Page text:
The Senate returns from its Thanksgiving break intent on passing some version of the Tax Cuts and Jobs Act, the House-backed bill that taxes the sick and punishes the poor to reward those who benefit most from America's bounty. So much for the holiday spirit. The unpopularity of legislation that showers almost all of its tax cuts on corporations and the rich led the authors of the Senate bill to propose eliminating the individual mandate, the least popular aspect of the Affordable Care Act.
Enrollment on the Obamacare exchanges is off to a good start because a groundswell in grassroots activity has blunted the administration's dispiriting campaign to discourage enrollment. Economics trumps politics every time. People want affordable health insurance and the truth is most low- and moderate-income consumers can find affordable plans on the exchanges. The same dynamic is playing out in Medicare Advantage, the private-sector alternative to traditional fee-for-service Medicare.
November is National Diabetes Month, an appropriate time to explore why the nation's response to this growing, obesity-driven scourge deserves a grade of F.Let's start with the troubling statistics. More than 30 million Americans, or 9.4% of the population, are diabetics. That represents a doubling of the disease's prevalence in the past two decades. The U.S. now ranks 32nd out of 33 countries in the Organisation for Economic Co-operation and Development in diabetes prevalence.
For most people who buy individual health plans without ACA subsidies, the premium increases from repealing the mandate will exceed the Senate bill's "middle class" tax cuts. Sad! https://t.co/Ydla4cUsgR
@raneyaronson Just wanted to let you know that I watched both parts of "Putin's Revenge" last night. The best thing I've seen yet that explains our current predicament. You're doing wonderful work. I hope all is well in your life. @MHGooznerhttps://t.co/GqSSJFRjdR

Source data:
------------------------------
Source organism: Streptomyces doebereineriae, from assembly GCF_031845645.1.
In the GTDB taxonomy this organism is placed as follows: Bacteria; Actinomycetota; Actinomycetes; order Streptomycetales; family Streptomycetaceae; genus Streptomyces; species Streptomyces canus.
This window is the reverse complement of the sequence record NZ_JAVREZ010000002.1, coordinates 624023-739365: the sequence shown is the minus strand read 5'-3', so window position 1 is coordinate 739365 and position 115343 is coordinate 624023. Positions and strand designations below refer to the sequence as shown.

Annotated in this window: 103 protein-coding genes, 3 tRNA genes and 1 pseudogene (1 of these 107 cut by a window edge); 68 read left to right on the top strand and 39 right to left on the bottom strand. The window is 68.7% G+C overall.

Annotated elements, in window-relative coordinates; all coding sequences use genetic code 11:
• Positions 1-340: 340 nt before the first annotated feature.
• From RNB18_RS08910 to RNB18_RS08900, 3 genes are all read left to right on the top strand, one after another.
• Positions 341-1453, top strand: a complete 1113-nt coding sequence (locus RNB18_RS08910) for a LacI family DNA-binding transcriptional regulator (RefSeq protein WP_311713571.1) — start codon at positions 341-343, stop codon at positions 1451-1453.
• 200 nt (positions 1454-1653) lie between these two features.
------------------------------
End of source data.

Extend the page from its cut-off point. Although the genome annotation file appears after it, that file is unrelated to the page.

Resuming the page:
Muck Rack makes it simple to find people, tweets, or articles that mention any name, keyword, company, hashtag etc. We've compiled this guide to help you make the most of your search.
Selecting a term
Start searching tweets, articles from media outlets, articles mentioned in tweets, journalists'
names, titles and bios with some suggested searches:
Companies or Topics (e.g. iPhone, Microsoft)
Phrases (e.g. "cloud computing") — use quotes to keep the terms together
Twitter handles (e.g. @username) — returns those who have mentioned or replied to
Names (e.g. "David Pogue")
Hashtags (e.g. #sxsw, #london2012)
Bio details (e.g. vegan, Olympics, father)
Muck Rack's Advanced Search allows for many boolean operators.
Find results that mention multiple specified terms, use AND or
+. For example, ensure each result contains both Elon Musk and Mark Zuckerberg by
searching Musk AND Zuckerberg or Musk + Zuckerberg.
Use the operators OR or , to broaden your search when you'd like either of
multiple terms to appear in results. (This is the default behavior of our search when no operators
are used). For example, results will contain either cake or cookie by searching cake OR cookie or cake,cookie
Use NOT or - to subtract results from your search. For
example, searching Disney will yield results about the Walt Disney Company as well as Walt Disney
World Resort. To exclude mentions of Disney World, search for Disney -World or Disney
When using one of these operators with a phrase, enclose it in quotation marks. For example, you can
find results about smartphones excluding Apple's iPhone 4S by searching smartphone -"iPhone
Exact case matching or punctuation
If you're searching for a brand name or keyword that relies on specific punctuation marks or capitalization, you can
find results that match your exact query by adding matchcase: before the keyword you're searching for, like matchcase:E*TRADE .
Use parentheses to separate multiple
boolean phrases. For example, to find journalists talking about having fun in Disney World or
Disneyland, search for ("disney world" OR disneyland) AND fun.
An asterisk can be used to search for any variation of a root word truncated by the asterisk. For example, searching for admin* will return results for administrator, administration, administer, administered, etc.
A near operator is an AND operator where you can control the distance between the words. You can vary the distance the near operation uses by adding a forward slash and number (between 0-99) such as strawberries NEAR/10 "whipped cream", which means the strawberries must exist within 10 words of "whipped cream".